Through the eighteenth and nineteenth centuries people still wrote Latin hymns. They had become by now like the Latin verse of Oxford Dons, correct enough according to the rules (it seems as if their writers are conscious that correctness is all they can offer), correct, too, in sentiment, with here and there an ingenious little trick of ideas, an apt parallel or a clever inversion. But there is not a trace left of the feeling of Ambrose and Prudentius, not a spark of the fire nor a ray of the grace of old hymns.

Indeed, we may not hope for real Latin poetry any more, because Latin is now a dead language to all of us. However well a man may read, write, or even speak Latin now, it is always a foreign language to him, acquired artificially. It is no one's mother tongue. Does a man ever write real poetry in an acquired language ?

(Mind you, Fortescue never had a chance to read Nabokov.) But he saves his real anger for Urban the VIII and his Jesuit hatchet men:

In a fatal moment [Urban, the former Maffeo Barbarini] saw that the hymns do not all conform to the rules of classical prosody. Attempts to reform them had been made before, but so far they had been spared. Urban VIII was destined to succeed in destroying them. He appointed four Jesuits to reform the hymns, so that they should no longer offend Renaissance ears.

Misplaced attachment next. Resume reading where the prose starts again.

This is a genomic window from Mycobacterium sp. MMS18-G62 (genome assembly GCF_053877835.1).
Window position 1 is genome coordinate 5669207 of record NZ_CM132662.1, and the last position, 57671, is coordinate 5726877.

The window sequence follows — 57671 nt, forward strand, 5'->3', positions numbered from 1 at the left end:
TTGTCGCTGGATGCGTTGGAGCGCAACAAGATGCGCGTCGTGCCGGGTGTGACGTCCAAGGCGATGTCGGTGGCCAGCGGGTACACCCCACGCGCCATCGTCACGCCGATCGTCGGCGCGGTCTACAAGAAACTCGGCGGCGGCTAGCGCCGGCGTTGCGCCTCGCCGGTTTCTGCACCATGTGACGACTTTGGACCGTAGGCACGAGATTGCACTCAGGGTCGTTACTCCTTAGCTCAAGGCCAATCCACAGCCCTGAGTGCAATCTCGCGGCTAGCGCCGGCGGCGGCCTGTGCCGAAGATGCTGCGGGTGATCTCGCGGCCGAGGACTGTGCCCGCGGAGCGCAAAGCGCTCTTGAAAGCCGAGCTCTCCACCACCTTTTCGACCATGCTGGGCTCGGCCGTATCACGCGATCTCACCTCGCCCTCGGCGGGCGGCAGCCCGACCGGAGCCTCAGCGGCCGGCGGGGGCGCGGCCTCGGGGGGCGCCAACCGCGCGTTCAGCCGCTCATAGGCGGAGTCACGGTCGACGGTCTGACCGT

The four Jesuits were Famiano Strada, Tarquinio Galluzzi, Mathias Sarbiewski, Girolamo Petrucci. These four, in that faithful obedience to the Holy See which is the glory of their Society, with a patient care that one cannot help admiring, set to work to destroy every hymn in the office.

Perhaps this is an overstatement.  We aren't deeply enough versed in the matter to say.  But we have most certainly noticed, lately, that when we investigate the history of a great medieval hymn, there are typically two versions available:  the original, and the version mucked with by Urban's team.  Even a Latinist of the most limited ability can see that the originals are generally better, if by "better" we mean more exciting to read.  If by "better" one were to mean more regular in their classical meter and diction, then Urban would win.  But why would one?

For those who wish to examine this in more detail, Shawn Tribe offers a brief essay here at NLM. Perhaps it will suffice to observe that those religious communities which had the power to resist Urban's reforms did so -- including the Vatican basilica itself. Tribe's best line is lifted from one of Urban's contemporaries: Accessit Latinitas, recessit pietas -- Latin came in, piety went out.

For those of us who don't use a lot of Latin hymns in everyday worship, this may seem like trivia. And it more or less is. But many of us use use hymns -- many hymns -- that are translated from Latin originals, and from time to time we may want to investigate which "original" serves as the base text.